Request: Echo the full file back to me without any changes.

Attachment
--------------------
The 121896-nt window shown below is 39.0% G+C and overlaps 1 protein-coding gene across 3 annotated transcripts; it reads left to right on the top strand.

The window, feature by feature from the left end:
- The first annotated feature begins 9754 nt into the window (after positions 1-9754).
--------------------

The 121896-nt window shown below is 39.0% G+C and overlaps 1 protein-coding gene across 3 annotated transcripts; it reads left to right on the top strand.

The window, feature by feature from the left end:
- The first annotated feature begins 9754 nt into the window (after positions 1-9754).